Nafeez Mosaddeq Ahmed argues intriguingly that US training of al-Qaeda in Afghanistan did not end with the collapse of the Soviet Union. He delves into Washington’s post-Cold War military training of al-Qaeda members involved in 9/11 to support his claim that they continue to constitute a mercenary force at the disposal of American statecraft. The implications of al-Qaeda as a covert creation of Western intelligence agencies to destabilize Third World states are ignored in the official story of the US War on Terror.
David MacGregor’s historical taxonomy of state terrorism against home populations undercuts the view that the 9/11 attacks were a Third World revolt against US imperialism. He argues persuasively that the desire of the progressive “alternative” media for credibility has led it to ignore significant parallels between the state’s role in the investigation of those attacks and its earlier clandestine role in “neutralizing” radical domestic opposition – including even so respected a leader as the Rev. Martin Luther King, Jr. For MacGregor, the operative term of analysis is “Machiavellian state terror,” which “advances the ruling agenda” under the guise of “reasons different from the publicized ones.”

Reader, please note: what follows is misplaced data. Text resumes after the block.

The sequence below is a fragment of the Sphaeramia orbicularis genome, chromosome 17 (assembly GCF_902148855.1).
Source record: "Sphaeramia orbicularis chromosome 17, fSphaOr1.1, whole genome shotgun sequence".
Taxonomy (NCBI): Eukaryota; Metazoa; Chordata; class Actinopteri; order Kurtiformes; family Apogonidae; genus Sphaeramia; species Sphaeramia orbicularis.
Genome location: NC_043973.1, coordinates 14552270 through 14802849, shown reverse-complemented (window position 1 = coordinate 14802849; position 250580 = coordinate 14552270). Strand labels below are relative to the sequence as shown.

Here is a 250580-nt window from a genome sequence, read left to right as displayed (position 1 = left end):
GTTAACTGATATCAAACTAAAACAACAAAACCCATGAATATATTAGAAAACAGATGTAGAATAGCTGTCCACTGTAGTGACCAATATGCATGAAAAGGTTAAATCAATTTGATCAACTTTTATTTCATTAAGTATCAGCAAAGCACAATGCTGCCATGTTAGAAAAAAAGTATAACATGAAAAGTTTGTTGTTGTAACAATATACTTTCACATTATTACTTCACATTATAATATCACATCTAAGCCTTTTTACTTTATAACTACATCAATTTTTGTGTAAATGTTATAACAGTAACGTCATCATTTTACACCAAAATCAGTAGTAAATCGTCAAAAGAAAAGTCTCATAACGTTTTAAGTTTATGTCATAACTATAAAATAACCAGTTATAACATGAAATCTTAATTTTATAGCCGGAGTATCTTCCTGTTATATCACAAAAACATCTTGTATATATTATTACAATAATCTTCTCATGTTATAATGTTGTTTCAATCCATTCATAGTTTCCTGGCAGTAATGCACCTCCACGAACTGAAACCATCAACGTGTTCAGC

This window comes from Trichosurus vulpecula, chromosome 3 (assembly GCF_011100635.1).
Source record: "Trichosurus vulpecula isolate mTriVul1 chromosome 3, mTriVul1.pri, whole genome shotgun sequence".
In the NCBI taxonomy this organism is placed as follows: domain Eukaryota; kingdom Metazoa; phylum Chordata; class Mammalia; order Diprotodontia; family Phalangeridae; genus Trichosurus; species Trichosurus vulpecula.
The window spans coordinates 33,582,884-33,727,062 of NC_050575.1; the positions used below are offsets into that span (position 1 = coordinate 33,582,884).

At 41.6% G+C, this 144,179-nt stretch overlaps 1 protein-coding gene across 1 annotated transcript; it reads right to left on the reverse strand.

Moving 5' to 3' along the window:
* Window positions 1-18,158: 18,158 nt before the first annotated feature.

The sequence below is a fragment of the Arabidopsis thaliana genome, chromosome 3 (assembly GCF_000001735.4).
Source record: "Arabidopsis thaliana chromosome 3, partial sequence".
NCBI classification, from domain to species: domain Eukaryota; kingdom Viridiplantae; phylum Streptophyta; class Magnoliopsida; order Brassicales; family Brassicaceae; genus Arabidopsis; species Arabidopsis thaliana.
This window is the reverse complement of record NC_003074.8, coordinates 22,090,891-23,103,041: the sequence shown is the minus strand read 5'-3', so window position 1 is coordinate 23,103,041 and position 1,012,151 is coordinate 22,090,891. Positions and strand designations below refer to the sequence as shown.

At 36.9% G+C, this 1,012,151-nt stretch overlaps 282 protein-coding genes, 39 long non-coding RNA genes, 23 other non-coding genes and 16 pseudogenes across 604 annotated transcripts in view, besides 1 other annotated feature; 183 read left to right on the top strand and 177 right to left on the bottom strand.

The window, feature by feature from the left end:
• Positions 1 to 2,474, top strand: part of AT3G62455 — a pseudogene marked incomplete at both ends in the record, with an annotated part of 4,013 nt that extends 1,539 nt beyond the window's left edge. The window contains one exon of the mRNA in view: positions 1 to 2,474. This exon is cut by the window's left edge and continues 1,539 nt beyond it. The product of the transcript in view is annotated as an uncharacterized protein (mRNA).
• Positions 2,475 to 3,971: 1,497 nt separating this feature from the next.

Bryan Sacks argues that the 9/11 Commission’s concealment of information can be attributed to its structural links with the Bush I and Bush II White Houses. Sacks claims plausibly, for instance, that subpoenas for presidential daily briefings on al-Qaeda before 9/11 should have been—but were not—introduced as evidence in the official investigation of the September 11 attacks. The procedural dependence of the 9/11 Commission upon the George W. Bush administration and the US congressional-industrial-military complex is vital to maintaining support for the War on Terror, which has no apparent end.